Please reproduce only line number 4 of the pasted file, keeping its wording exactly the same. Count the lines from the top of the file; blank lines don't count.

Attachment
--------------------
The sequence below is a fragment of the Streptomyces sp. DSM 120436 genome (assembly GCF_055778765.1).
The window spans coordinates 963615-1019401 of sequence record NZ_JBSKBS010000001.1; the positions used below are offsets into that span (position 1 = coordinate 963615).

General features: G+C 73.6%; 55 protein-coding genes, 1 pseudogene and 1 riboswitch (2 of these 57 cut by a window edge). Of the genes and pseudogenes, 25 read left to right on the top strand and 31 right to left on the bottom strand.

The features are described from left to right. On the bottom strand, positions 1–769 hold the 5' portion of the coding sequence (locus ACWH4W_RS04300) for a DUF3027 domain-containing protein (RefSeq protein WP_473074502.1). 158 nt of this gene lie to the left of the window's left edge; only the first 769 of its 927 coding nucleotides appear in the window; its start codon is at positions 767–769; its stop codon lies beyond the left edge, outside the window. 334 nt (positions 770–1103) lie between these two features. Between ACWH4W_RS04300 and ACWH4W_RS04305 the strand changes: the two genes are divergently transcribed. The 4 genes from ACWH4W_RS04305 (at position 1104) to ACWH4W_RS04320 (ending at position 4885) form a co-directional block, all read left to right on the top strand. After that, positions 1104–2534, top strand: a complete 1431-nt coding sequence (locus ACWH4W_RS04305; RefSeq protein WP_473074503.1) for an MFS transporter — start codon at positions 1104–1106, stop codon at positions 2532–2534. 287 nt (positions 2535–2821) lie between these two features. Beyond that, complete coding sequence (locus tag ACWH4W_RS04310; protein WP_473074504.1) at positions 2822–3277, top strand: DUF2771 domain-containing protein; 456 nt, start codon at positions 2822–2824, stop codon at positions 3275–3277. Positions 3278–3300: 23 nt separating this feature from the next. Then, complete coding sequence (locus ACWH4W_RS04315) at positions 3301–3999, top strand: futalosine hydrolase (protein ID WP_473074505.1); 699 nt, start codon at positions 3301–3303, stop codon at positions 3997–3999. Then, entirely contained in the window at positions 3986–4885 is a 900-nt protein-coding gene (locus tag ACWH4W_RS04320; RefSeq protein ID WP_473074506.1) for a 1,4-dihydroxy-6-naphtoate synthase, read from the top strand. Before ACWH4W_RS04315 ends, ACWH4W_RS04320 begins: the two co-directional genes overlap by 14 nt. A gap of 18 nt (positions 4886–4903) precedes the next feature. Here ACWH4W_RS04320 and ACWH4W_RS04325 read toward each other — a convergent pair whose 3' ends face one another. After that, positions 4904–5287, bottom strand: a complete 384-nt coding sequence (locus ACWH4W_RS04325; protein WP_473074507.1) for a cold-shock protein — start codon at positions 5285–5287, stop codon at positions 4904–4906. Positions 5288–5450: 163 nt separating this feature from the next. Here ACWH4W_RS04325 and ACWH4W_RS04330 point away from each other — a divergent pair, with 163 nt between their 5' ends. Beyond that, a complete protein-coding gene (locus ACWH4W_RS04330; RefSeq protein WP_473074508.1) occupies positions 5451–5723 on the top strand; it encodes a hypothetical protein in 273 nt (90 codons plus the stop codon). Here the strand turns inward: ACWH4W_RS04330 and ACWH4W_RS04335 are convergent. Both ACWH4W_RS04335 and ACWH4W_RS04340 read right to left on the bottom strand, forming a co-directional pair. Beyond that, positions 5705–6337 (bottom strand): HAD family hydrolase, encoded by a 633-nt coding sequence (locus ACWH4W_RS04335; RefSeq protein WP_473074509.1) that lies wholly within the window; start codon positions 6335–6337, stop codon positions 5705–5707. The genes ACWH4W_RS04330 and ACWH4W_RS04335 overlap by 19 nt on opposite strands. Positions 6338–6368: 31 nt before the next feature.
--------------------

The features are described from left to right. On the bottom strand, positions 1–769 hold the 5' portion of the coding sequence (locus ACWH4W_RS04300) for a DUF3027 domain-containing protein (RefSeq protein WP_473074502.1). 158 nt of this gene lie to the left of the window's left edge; only the first 769 of its 927 coding nucleotides appear in the window; its start codon is at positions 767–769; its stop codon lies beyond the left edge, outside the window. 334 nt (positions 770–1103) lie between these two features. Between ACWH4W_RS04300 and ACWH4W_RS04305 the strand changes: the two genes are divergently transcribed. The 4 genes from ACWH4W_RS04305 (at position 1104) to ACWH4W_RS04320 (ending at position 4885) form a co-directional block, all read left to right on the top strand. After that, positions 1104–2534, top strand: a complete 1431-nt coding sequence (locus ACWH4W_RS04305; RefSeq protein WP_473074503.1) for an MFS transporter — start codon at positions 1104–1106, stop codon at positions 2532–2534. 287 nt (positions 2535–2821) lie between these two features. Beyond that, complete coding sequence (locus tag ACWH4W_RS04310; protein WP_473074504.1) at positions 2822–3277, top strand: DUF2771 domain-containing protein; 456 nt, start codon at positions 2822–2824, stop codon at positions 3275–3277. Positions 3278–3300: 23 nt separating this feature from the next. Then, complete coding sequence (locus ACWH4W_RS04315) at positions 3301–3999, top strand: futalosine hydrolase (protein ID WP_473074505.1); 699 nt, start codon at positions 3301–3303, stop codon at positions 3997–3999. Then, entirely contained in the window at positions 3986–4885 is a 900-nt protein-coding gene (locus tag ACWH4W_RS04320; RefSeq protein ID WP_473074506.1) for a 1,4-dihydroxy-6-naphtoate synthase, read from the top strand. Before ACWH4W_RS04315 ends, ACWH4W_RS04320 begins: the two co-directional genes overlap by 14 nt. A gap of 18 nt (positions 4886–4903) precedes the next feature. Here ACWH4W_RS04320 and ACWH4W_RS04325 read toward each other — a convergent pair whose 3' ends face one another. After that, positions 4904–5287, bottom strand: a complete 384-nt coding sequence (locus ACWH4W_RS04325; protein WP_473074507.1) for a cold-shock protein — start codon at positions 5285–5287, stop codon at positions 4904–4906. Positions 5288–5450: 163 nt separating this feature from the next. Here ACWH4W_RS04325 and ACWH4W_RS04330 point away from each other — a divergent pair, with 163 nt between their 5' ends. Beyond that, a complete protein-coding gene (locus ACWH4W_RS04330; RefSeq protein WP_473074508.1) occupies positions 5451–5723 on the top strand; it encodes a hypothetical protein in 273 nt (90 codons plus the stop codon). Here the strand turns inward: ACWH4W_RS04330 and ACWH4W_RS04335 are convergent. Both ACWH4W_RS04335 and ACWH4W_RS04340 read right to left on the bottom strand, forming a co-directional pair. Beyond that, positions 5705–6337 (bottom strand): HAD family hydrolase, encoded by a 633-nt coding sequence (locus ACWH4W_RS04335; RefSeq protein WP_473074509.1) that lies wholly within the window; start codon positions 6335–6337, stop codon positions 5705–5707. The genes ACWH4W_RS04330 and ACWH4W_RS04335 overlap by 19 nt on opposite strands. Positions 6338–6368: 31 nt before the next feature.